While this schedule lacked the instruction in Latin, Greek, and philosophy that might characterize an elite boy’s education in colonial Boston, Elizabeth Murray’s students were provided with sound literacy skills and practical mathematics in addition to their “accomplishments.” Over the course of the day, individual pupils had more than adequate access to books, and were even allow some measure of autonomy in deciding what they would read. Although the rules stated that, “no books are allowed to be borrowed, or read but what are first known, and read by some proper judge and well recommended,” the availability of reading material suggests that the girls had a chance to read more than the Bible. Indeed, the stipulation that Saturday nights should include a reading from “some grave serious author or some portion of scripture” in preparation for Sunday implies that some of the works available to the students during the week were not sober enough for Sabbath reading. These titles may have included works of history, poetry, or pious fiction such as “Pilgrim’s Progress.”

Murray's correspondence with Amy and Elizabeth Cummings, the notorious shopkeepers who imported goods during Nonimportation, was equally valuable to me. I even became somewhat personally invested in the Cummings sisters' story; it seemed so unjust that they, among the most marginal merchants in the city, were punished for keeping their business open when they had no other means of support. There were very few jobs open to unmarried women who aspired to a middle-class standard of living, and Nonimportation made it difficult for them to carry on.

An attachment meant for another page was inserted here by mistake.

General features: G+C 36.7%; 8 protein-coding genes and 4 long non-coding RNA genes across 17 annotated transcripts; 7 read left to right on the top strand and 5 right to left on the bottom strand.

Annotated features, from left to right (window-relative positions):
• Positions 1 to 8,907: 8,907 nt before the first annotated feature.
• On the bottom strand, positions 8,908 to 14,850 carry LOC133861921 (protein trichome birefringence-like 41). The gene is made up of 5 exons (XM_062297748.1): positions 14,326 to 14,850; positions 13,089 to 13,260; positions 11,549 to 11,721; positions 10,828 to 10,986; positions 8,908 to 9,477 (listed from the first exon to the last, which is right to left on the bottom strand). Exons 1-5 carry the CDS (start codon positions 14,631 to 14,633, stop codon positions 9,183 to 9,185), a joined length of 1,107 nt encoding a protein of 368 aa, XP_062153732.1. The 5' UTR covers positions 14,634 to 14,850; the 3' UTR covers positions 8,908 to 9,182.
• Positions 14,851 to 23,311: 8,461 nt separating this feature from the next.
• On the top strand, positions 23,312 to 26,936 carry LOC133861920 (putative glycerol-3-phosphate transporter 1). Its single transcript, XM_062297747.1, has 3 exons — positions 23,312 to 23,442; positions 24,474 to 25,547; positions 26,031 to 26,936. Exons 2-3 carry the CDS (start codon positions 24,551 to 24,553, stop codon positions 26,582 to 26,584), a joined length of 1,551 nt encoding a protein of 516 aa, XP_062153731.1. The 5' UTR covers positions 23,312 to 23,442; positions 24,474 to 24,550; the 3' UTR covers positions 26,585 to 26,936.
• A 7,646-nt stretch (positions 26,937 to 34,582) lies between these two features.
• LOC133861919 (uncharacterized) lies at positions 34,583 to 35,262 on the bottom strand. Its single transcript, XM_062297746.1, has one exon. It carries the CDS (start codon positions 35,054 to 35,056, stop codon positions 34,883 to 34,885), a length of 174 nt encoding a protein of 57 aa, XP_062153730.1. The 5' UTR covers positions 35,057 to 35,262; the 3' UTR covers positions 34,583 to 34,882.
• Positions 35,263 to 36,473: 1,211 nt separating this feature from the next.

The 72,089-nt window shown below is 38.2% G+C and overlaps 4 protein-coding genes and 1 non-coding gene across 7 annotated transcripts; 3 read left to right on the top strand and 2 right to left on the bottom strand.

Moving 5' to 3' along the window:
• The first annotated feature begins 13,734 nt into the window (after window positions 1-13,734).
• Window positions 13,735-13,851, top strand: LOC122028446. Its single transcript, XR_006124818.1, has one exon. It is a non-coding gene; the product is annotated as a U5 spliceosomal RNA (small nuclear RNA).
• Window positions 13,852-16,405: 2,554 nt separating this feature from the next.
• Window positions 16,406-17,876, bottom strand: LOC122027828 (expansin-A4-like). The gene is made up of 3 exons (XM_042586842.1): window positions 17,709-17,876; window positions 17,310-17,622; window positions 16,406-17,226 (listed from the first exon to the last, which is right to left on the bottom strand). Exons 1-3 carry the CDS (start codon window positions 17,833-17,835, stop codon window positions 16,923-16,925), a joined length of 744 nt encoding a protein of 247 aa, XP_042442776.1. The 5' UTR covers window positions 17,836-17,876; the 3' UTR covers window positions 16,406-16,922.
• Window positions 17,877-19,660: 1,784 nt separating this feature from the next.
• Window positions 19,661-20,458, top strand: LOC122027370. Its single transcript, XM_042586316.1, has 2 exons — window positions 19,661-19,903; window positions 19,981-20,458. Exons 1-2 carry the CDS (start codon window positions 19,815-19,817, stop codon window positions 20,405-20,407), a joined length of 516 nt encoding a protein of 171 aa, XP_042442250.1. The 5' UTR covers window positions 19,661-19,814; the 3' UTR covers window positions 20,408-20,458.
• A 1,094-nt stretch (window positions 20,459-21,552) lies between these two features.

Although the Cummings sisters assured Murray that the negative press, “far from being a disadvantage to us Spirits up our friends to Purchase from us,” the Committee of Merchants did not make life easy for them. Their gender shielded Amy and Elizabeth from the worst violence in the autumn of 1769, but the anti-importation crowds did use violence to intimidate them. When a mob attacked John Mein (printer of the loathed Boston Chronicle) and George Gailer (a suspected customs informer) on October 28, 1769, they used the worst of the violence to threaten the Cummings sisters. Elizabeth wrote to Murray:

we was alarmed with a violent Skreeming Kill him Kill him, I fleu to the Windue & to my grate surprize saw Mr. Meen at the head of a larg Crowd of those who Call themselves Gentlemen, but in reality they ware no other thin Murderers for their designe was entirely on his life, sum was armed with kains Capt. Marshall stopt at Mr. Waldos & furnished himself with a spad, which he give two thrusts at Meen with upon which he fired a Pistol he had in his hand, loded only with Powder & run into the Guardhous . . . a larg Mob of [about?] a thousand Man & boys aranged themselves befor our Dorr & on a Kart a Man was Exibited as we thought in a Gore of Blood; & poor meen we was shure was the sufrer but we was happyly mistaken it was an informer [Gailer] they had caught the monin Man found shalter, & instintly posted him on a kart tard him all over the town then fathered him all under our windo thin carid him threu the town obliging him to carry the lantren in his hand & calling to all the inhabitince to put Candles in their Windoes, whan the got to Meens hence they raped loudly at which sum of the man fired a Gun from the Chamber Windo & Despirsed the Mob,

Anyone who has seen the John Adams miniseries on HBO can imagine that having someone tarred and feathered on your doorstep must have been terrifying. I don't think Zobel mentions this act of intimidation in his superb The Boston Massacre, but don't quote me on that - I'll have to check.

Also, I would like to thank Ms. Murray for having the most legible handwriting of any eighteenth-century writer.

1 comment:

Marissa said...

Wow! That's really interesting!